The British adjutant-general employed one lieutenant James Moody, in attempting to intercept Washington's dispatches. He succeeded repeatedly, though his escapes were narrow. He was urged to renew the service after the interview between Washington and Rochambeau had taken place; accordingly, waylaying the mail some days in the Jerseys, the opportunity offered for his taking and conveying to New-York that very bag which contained the letters that were the object of the enterprise.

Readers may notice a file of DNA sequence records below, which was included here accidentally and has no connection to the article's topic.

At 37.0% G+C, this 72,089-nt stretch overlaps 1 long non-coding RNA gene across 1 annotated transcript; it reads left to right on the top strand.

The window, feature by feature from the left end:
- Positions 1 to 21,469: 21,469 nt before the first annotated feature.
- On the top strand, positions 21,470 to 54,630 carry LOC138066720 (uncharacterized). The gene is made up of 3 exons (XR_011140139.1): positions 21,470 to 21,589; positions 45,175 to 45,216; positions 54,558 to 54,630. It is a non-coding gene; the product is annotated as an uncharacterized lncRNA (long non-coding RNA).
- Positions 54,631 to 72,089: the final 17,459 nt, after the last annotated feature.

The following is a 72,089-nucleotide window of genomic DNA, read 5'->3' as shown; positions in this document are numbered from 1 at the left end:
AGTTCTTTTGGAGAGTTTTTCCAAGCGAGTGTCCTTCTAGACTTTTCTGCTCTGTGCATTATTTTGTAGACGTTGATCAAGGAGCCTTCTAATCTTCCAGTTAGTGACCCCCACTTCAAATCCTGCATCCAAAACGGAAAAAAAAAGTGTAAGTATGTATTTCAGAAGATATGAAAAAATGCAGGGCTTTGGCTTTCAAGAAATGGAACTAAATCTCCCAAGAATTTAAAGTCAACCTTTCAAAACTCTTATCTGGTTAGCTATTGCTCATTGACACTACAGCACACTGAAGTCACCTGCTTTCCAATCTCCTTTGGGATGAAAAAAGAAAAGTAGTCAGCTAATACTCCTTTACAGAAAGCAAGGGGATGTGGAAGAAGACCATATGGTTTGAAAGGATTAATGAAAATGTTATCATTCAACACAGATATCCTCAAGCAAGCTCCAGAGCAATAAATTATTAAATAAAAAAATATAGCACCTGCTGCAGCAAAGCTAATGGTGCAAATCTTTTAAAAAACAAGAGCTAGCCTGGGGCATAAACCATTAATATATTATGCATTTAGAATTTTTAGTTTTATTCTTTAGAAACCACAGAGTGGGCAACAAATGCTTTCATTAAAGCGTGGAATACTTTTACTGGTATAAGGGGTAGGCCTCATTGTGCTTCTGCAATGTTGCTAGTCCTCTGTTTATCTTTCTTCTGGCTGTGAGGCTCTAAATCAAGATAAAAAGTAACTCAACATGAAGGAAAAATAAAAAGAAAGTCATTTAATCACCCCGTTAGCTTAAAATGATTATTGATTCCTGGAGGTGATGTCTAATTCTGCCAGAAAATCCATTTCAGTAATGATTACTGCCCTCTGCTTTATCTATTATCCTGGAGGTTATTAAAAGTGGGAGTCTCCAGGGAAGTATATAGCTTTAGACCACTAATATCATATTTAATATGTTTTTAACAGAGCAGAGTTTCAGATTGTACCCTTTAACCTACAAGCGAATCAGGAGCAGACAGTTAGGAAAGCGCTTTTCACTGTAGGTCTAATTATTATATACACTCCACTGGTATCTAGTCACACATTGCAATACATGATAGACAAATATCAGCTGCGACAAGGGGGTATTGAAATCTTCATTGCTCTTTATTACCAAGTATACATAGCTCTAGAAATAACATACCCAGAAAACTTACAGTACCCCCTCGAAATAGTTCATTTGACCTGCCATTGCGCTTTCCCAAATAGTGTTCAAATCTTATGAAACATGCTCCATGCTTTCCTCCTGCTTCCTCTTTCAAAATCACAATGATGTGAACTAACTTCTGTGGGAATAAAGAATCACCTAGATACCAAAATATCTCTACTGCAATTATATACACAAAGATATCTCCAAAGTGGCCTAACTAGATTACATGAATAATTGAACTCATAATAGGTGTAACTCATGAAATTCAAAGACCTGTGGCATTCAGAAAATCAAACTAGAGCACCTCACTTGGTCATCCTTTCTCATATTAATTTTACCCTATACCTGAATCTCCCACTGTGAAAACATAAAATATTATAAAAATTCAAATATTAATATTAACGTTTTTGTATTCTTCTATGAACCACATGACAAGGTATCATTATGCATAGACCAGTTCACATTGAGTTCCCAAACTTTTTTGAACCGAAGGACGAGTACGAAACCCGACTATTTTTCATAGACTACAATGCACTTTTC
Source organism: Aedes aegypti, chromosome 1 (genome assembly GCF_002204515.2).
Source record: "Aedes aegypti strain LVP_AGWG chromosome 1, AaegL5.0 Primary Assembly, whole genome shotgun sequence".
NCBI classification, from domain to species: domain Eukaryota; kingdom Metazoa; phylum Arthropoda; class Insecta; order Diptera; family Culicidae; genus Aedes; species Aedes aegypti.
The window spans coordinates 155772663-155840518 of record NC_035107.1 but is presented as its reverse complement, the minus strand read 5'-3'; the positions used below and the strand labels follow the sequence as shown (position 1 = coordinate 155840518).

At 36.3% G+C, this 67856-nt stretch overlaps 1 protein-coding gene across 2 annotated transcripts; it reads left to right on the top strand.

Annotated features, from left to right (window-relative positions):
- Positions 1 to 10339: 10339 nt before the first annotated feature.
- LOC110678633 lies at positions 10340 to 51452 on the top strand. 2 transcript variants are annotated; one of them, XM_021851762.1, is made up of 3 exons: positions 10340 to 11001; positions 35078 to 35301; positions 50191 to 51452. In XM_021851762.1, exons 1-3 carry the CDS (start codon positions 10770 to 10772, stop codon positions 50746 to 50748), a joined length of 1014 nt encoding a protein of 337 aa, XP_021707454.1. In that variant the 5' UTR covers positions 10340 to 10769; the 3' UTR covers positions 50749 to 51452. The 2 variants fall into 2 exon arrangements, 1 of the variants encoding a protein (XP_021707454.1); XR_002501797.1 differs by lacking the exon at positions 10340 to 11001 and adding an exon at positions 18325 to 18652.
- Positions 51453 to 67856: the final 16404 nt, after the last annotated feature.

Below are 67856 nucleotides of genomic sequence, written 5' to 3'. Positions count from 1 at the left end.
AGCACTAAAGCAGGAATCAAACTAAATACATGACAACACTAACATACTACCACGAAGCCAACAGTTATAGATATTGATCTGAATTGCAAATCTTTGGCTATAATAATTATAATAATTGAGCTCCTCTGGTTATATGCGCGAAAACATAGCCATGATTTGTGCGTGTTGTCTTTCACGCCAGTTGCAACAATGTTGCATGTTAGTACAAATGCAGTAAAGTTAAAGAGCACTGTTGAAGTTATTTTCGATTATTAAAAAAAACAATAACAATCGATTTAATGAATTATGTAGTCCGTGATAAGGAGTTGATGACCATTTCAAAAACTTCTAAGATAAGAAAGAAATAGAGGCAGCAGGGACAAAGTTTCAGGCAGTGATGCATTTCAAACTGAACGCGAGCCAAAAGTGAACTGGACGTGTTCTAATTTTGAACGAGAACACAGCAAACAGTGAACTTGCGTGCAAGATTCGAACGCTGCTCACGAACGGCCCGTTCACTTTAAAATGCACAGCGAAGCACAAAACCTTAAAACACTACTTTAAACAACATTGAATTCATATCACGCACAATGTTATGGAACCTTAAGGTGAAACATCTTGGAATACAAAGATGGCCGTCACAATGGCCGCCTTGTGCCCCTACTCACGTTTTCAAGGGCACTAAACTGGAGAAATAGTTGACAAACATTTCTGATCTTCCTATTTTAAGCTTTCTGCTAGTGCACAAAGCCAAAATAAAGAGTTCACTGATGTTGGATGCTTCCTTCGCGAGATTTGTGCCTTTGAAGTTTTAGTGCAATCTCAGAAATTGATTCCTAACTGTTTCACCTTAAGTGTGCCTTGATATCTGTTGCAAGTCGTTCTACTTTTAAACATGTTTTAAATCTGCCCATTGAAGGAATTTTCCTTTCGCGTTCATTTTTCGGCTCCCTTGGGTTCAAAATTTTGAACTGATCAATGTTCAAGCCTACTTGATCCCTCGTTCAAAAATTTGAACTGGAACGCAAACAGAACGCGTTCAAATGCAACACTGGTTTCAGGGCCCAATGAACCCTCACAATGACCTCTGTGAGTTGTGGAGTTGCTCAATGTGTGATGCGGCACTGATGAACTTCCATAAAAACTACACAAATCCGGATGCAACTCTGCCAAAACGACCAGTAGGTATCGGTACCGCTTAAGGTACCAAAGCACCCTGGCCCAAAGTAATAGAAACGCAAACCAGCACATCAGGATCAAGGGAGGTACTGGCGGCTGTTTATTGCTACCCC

Preparations were now making for the A merican army's taking the field; and on the 21st of June, they marched forthe campat Peek's-kill. On the 1st of July Washington mentioned in a letter —"From the 12th of May to this day, we have received only 312 head of cattle—from New-Hampshire 30, Massachusetts 230 and Connecticut 52. Unless more strenuous exertions are made to feed the few troops in the field, we must not only relinquish' our intended operation, but shall disband for want of subsistence; or, which is almost equally to be lamented, the troops will be obliged to seek it for themselves where it can be found." The next morning about three o'clock, the army marched toward NewYork, with no baggage but a blanket and clean shirt each inan, and four days provision, cooked. General Lincoln having tafcwi post with four battalions of infantry and a small detachment of theguards,at no great distance from Fort Independence, was attacked on the 3d, by about 1500 royal troops. The body of the American army, which was at hand, marched to suport him. Lin* coin designed to draw the enemy to a distance from their strong post at Kingsbridge and its dependencies, and thereby to ha»e given Washington and the duke de Lauzun, with the French' legion and Sheldon's dragoons the opportunity of turning their flanks. But it being apparent that Washington determined t» fight at all events, the enemy declined sending out reinforces